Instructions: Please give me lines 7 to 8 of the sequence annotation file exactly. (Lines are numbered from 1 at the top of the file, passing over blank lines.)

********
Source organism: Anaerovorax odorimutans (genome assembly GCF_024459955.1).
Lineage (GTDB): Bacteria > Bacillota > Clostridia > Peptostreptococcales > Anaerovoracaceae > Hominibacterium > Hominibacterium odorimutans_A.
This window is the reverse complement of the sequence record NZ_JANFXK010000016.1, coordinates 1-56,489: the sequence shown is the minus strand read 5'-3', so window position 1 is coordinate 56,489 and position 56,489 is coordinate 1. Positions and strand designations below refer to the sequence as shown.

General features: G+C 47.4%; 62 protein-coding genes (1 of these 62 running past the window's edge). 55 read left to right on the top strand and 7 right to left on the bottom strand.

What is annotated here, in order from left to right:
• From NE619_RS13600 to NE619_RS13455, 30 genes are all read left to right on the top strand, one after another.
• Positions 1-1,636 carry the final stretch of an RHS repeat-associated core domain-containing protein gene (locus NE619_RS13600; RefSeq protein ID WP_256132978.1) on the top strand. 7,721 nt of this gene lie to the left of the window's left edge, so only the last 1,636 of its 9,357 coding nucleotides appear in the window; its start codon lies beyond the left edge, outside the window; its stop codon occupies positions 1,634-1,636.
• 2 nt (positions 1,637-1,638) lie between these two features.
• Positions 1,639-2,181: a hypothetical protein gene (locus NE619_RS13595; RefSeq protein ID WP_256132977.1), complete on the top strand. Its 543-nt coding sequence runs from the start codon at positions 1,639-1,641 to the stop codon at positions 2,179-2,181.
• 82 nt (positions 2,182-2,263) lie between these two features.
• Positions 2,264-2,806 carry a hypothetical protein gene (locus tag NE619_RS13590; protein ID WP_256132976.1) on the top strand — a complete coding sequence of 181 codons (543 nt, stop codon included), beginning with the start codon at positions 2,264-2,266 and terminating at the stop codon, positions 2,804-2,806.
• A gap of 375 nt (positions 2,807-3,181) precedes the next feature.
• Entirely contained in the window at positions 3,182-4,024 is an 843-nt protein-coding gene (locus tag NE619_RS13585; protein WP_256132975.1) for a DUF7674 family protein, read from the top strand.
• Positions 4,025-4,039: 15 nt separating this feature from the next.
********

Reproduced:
• Positions 1-1,636 carry the final stretch of an RHS repeat-associated core domain-containing protein gene (locus NE619_RS13600; RefSeq protein ID WP_256132978.1) on the top strand. 7,721 nt of this gene lie to the left of the window's left edge, so only the last 1,636 of its 9,357 coding nucleotides appear in the window; its start codon lies beyond the left edge, outside the window; its stop codon occupies positions 1,634-1,636.
• 2 nt (positions 1,637-1,638) lie between these two features.